Team Chemistry I appreciated Jordan Ellis’ willingness (October 2005, “Team Chemistry”) to tackle an often avoided issue and propose that leaders be aware of the “chemistry” dynamics and ready to take appropriate action.
Team Chemistry I appreciated Jordan Ellis’ willingness (October 2005, “Team Chemistry”) to tackle an often avoided issue and propose that leaders be aware of the “chemistry” dynamics and ready to take appropriate action. However, Ellis’ statement “mission leaders must set specific dates…to review with individual team members if they feel continuing the team is a good or bad idea” may cause more harm than good. No relationship, team or group can function well if they’re constantly asking, “Shall we give up on this?” While we need to acknowledge that things sometimes fall apart, a constant focus on that possibility will strongly increase its likelihood. Instead, teams should receive oversight by a concerned leader within the organization who, through “pastoral” interaction with all concerned, can be aware of problematic dynamics and can think creatively about possible solutions. In some “terminal” cases, this may include disbanding the team. However, even in cases of terminally bad chemistry, this is not the only solution. Another option is having an individual switch to a different team within the organization. In some cases of bad chemistry, we have seen this to be effective on our field. It causes much less disruption (for individuals and for the work) than totally disbanding the team.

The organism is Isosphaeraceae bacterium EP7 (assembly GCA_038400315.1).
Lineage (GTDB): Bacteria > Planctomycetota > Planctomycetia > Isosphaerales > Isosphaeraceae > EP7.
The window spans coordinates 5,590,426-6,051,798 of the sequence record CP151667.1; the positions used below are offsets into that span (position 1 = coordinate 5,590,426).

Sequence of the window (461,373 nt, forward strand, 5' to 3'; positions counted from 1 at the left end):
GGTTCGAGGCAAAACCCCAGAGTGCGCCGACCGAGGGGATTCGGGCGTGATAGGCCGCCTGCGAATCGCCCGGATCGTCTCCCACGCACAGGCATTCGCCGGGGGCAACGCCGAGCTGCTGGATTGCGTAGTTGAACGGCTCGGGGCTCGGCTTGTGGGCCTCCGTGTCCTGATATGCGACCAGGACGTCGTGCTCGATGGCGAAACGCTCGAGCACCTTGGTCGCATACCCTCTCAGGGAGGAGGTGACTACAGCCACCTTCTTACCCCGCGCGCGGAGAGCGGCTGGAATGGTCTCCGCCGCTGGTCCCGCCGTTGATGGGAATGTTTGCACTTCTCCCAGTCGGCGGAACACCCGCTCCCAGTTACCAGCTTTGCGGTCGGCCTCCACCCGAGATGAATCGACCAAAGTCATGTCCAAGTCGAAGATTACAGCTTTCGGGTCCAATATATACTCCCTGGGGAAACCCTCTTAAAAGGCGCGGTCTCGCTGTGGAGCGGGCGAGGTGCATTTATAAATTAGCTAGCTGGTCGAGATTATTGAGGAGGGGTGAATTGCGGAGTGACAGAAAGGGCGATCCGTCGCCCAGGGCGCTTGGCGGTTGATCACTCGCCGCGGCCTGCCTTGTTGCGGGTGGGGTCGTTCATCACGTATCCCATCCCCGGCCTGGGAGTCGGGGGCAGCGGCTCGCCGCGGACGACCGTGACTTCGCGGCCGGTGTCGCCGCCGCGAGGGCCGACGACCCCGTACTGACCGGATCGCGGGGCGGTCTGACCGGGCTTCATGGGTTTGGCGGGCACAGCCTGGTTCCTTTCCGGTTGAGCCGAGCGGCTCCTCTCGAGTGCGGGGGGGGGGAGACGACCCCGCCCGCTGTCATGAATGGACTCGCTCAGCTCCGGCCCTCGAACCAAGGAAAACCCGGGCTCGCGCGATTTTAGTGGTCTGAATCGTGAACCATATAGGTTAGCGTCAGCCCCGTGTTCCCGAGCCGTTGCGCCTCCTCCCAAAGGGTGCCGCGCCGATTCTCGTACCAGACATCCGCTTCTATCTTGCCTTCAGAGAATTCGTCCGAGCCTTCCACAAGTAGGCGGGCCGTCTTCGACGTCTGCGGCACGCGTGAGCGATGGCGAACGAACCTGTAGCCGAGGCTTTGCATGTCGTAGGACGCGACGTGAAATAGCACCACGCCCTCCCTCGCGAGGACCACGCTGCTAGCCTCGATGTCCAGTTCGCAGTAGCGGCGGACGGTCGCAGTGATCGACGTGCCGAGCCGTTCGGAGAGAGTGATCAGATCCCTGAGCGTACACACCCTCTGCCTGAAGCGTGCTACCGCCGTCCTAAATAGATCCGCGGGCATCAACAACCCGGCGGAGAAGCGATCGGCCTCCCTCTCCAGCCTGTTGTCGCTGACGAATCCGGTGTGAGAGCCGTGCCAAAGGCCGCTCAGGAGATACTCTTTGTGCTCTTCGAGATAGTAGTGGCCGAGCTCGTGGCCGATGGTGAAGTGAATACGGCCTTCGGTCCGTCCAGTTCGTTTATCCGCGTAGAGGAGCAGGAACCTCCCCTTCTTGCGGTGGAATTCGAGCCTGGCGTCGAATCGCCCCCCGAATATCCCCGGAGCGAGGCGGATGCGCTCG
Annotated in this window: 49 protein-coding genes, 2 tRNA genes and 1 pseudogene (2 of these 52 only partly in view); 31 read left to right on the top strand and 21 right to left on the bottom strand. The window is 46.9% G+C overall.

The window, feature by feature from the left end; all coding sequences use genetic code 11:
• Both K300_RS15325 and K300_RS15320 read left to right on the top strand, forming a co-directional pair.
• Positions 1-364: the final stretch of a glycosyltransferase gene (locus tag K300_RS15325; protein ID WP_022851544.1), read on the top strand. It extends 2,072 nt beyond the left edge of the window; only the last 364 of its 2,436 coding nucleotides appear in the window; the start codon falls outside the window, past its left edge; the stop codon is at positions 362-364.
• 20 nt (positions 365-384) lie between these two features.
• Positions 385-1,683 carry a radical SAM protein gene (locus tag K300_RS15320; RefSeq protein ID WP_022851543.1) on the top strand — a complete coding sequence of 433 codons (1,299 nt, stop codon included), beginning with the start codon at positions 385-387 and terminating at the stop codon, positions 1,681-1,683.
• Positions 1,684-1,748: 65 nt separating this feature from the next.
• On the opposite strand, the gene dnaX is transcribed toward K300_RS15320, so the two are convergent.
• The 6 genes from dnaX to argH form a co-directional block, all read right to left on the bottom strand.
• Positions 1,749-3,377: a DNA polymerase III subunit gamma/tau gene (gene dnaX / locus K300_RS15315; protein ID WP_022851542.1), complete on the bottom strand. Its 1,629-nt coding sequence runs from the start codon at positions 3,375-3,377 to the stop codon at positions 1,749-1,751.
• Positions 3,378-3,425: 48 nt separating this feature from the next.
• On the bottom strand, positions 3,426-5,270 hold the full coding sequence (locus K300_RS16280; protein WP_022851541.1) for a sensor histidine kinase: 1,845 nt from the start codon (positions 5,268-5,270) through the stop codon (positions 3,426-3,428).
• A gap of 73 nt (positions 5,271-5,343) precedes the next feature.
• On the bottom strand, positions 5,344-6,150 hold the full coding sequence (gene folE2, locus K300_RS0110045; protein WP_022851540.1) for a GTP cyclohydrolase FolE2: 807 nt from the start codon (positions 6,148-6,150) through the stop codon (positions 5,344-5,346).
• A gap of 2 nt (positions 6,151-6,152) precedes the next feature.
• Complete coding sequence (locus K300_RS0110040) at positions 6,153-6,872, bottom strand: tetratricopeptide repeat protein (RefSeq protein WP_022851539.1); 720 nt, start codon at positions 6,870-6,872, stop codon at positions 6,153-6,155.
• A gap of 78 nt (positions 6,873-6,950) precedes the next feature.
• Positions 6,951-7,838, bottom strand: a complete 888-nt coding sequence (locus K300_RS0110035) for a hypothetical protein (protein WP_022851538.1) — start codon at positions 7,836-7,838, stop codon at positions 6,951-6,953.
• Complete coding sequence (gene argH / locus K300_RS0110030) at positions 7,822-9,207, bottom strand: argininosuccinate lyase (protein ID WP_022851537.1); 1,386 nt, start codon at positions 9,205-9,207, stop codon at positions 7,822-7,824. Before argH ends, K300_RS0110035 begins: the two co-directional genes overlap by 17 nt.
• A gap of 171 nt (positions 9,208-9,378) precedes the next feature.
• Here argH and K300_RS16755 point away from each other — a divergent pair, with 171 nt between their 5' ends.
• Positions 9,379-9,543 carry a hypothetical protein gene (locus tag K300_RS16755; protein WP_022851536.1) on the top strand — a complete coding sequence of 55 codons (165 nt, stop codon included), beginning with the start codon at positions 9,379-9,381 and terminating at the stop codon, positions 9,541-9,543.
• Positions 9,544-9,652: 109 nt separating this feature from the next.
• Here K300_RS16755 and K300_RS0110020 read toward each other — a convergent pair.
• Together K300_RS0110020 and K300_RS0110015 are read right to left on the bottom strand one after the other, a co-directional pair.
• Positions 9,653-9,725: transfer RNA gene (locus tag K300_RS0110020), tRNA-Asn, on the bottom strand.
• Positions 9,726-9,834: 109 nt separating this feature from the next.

—A field leader in SE Asia
A Muslim Theology I read with interest Jason Borges’ article, “A Muslim Theology of Jesus’ Virgin Birth and His Death” (October 2005), but came away troubled that the author’s only critique of the Western propensity to focus on an “introspective psychologically-oriented” reading of scripture was that it was insufficient for the rest of the world. Are such readings indeed really sufficient for the spiritual needs of North Americans? Or is it that we truly need to engage in a global hermeneutic that releases scripture to speak into and confront our sacrosanct Western culture?
—Rev. Darcy MacCallum, Intentionally Intercultural Churches (in cooperation with SIM Canada and the Evangelical Fellowship of Canada), Mississauga, Ontario, Canada.
Correction: Thanks to Werner Jahnke for pointing out that we incorrectly stated in our January Missions on the Web (114-119) that more people have died from AIDS than both World Wars combined. The death toll for World War II alone was over fifty million, double the number of AIDS deaths reported to date. EMQ regrets the error.